The aim of the quantitative analysis is to provide an overview of the modal life cycle. The three phases of the life cycle, (birth, growth and maturity), need to be understood, so that the S-curve depicting the life cycle of aeroplanes can be drawn. This curve can be estimated using the equation:
S(t) = K/[1+exp(-b(t-t0)]
S(t) is the status measure, (in this case, the number of aeroplane passengers)
t is time in years
t0 in the year in which 0.5K is reached
K is the saturation status level
b is a coefficient
This equation simplifies to:
-b(t – t0) = ln(K/S(t) – 1)
The data provides values for S(t) and t, against which estimated values for K are trialled in a Regression Analysis within Excell. Once K is found, dividing the y-intercept by -b will yield t0.
The International Civil Aviation Organisation (ICAO) has been collecting data on aviation since 1970. The data sets contain information about several areas of transport such as freight and passenger trips. For this analysis, the data on the number of passengers traveling per year worldwide will be used. This data was accessed at The World Bank , along with subsequent data specific to Australia and Great Britain. Unfortunately, this data had the oldest entries that could be found, despite civil aviation dating back to the first decade of the 20th century. This issue will be dealt with later.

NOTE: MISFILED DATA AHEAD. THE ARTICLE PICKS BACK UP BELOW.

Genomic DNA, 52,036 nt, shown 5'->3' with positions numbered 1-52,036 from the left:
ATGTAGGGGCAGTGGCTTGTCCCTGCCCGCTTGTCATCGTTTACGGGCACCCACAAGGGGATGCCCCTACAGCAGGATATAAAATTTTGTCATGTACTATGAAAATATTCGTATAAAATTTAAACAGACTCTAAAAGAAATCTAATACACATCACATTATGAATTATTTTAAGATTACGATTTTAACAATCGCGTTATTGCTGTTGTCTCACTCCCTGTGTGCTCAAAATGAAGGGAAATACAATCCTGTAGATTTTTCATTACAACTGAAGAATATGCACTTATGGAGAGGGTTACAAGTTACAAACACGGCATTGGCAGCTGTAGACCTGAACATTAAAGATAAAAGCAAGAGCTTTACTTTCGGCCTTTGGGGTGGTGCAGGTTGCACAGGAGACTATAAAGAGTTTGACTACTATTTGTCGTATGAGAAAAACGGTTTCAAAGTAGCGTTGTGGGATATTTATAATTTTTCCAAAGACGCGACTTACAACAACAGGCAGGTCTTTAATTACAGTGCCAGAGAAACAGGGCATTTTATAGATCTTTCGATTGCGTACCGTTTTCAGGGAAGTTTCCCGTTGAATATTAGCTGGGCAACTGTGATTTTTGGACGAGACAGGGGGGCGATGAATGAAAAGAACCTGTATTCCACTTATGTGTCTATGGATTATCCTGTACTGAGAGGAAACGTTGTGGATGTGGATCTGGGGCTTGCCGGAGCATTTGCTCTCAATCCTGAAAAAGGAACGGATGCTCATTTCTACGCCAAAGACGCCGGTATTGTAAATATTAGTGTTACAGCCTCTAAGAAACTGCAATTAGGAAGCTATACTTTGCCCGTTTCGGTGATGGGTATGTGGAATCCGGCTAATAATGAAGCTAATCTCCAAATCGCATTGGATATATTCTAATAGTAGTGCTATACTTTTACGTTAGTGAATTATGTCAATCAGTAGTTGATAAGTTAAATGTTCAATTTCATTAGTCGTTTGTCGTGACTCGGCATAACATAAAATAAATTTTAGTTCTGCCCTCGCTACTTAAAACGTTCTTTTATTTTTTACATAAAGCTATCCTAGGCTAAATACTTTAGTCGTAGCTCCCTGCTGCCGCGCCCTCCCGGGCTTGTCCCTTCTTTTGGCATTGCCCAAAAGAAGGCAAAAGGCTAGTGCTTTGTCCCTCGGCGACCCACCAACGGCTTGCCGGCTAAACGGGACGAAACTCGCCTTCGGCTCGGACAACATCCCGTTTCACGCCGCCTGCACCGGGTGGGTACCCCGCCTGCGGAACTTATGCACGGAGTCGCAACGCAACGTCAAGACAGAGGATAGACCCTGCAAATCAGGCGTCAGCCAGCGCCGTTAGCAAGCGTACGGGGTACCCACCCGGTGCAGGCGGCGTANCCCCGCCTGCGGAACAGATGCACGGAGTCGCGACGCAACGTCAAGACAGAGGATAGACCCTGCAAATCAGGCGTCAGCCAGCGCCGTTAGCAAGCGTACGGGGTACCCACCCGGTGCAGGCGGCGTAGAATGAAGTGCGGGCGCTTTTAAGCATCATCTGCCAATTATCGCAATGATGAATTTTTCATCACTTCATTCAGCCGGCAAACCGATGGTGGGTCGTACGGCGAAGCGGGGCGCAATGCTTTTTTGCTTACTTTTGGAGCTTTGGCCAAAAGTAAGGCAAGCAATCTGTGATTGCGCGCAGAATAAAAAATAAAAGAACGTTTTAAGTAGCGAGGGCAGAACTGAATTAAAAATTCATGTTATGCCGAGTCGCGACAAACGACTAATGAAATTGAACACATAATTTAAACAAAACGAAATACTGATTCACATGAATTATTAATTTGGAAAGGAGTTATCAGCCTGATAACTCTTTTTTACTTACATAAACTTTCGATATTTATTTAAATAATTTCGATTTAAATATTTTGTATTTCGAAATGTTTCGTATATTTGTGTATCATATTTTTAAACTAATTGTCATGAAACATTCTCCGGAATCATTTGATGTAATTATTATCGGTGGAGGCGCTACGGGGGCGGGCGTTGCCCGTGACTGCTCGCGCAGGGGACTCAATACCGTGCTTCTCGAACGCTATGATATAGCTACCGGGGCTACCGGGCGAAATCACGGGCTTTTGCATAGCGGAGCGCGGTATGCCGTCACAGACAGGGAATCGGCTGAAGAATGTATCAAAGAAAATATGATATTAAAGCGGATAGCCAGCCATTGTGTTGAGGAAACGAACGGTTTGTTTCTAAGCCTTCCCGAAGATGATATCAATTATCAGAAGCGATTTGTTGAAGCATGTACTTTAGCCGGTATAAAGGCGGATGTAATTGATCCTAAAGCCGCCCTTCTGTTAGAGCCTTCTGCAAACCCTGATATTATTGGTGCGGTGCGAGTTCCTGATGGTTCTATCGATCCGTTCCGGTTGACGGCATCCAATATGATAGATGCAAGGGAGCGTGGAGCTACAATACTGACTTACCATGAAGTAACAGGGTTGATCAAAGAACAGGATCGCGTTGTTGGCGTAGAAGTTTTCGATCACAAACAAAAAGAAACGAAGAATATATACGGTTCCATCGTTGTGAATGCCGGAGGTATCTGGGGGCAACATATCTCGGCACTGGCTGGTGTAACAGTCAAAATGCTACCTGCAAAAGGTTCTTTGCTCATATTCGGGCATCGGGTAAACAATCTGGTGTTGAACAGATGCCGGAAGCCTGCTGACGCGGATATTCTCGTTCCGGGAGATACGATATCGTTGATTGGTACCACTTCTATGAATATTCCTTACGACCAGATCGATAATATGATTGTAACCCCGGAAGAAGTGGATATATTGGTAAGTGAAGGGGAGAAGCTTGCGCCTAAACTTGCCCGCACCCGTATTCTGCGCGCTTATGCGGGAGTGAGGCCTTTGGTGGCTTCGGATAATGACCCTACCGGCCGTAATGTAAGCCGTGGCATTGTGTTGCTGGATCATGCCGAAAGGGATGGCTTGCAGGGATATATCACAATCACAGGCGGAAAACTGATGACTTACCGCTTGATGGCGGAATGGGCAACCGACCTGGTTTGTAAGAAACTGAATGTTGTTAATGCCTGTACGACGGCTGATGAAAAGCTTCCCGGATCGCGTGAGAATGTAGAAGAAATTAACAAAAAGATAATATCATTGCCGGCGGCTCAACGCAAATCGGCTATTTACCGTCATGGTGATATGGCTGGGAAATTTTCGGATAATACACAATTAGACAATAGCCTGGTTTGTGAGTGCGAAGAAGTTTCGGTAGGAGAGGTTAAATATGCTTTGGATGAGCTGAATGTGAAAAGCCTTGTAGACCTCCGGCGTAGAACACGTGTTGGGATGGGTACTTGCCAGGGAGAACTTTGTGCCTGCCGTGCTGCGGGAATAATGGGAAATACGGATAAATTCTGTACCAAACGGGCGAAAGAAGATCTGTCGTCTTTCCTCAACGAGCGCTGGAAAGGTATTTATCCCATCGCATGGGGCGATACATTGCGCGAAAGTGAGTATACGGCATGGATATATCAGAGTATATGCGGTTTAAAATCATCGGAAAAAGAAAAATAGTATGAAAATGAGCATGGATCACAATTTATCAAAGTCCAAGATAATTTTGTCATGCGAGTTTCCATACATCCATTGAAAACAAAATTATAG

Figure 1 below shows a plot of the world passenger data, along with an exponential trendline, to show an easily identifiable relationship.
As can be seen in the plot above, there is a sustained growth occurring over time. The data also fits a curve that is increasing exponentially at an increasing rate, suggesting that aeroplanes, as a mode, are yet to even make it to the second half of their growth phase. That would mean that there has not yet been a mature phase for this mode. Figures 2 and 3 show the same style of data, but focus on only Australia and Great Britain respectively.
The data in Figures 2 and 3 exhibit the same behaviour as that of Figure 1, proving the validity of the theory that aeroplanes are still in the growth phase.
The Regression Analysis was only conducted on the data set contained in Figure 1, as this data represents the world as a whole. The results of the analysis are shown in Table 1 below.
Figure 4 below shows an approximate extrapolation of the data for Australia. Australia was chosen, as it required the fewest number of years to extrapolate while also following the same trend as the other data sets. This extrapolation completes the birth phase of civil aviation in Australia.
As the modal utilisation is still growing substantially, it is doubtful that aeroplanes have reached maturity yet. A general upward trend can be observed, in the Figures above, in the number of passengers traveling using aeroplane services, indicating that the mode is still growing. This is backed up by the results of the regression analysis and data plots above.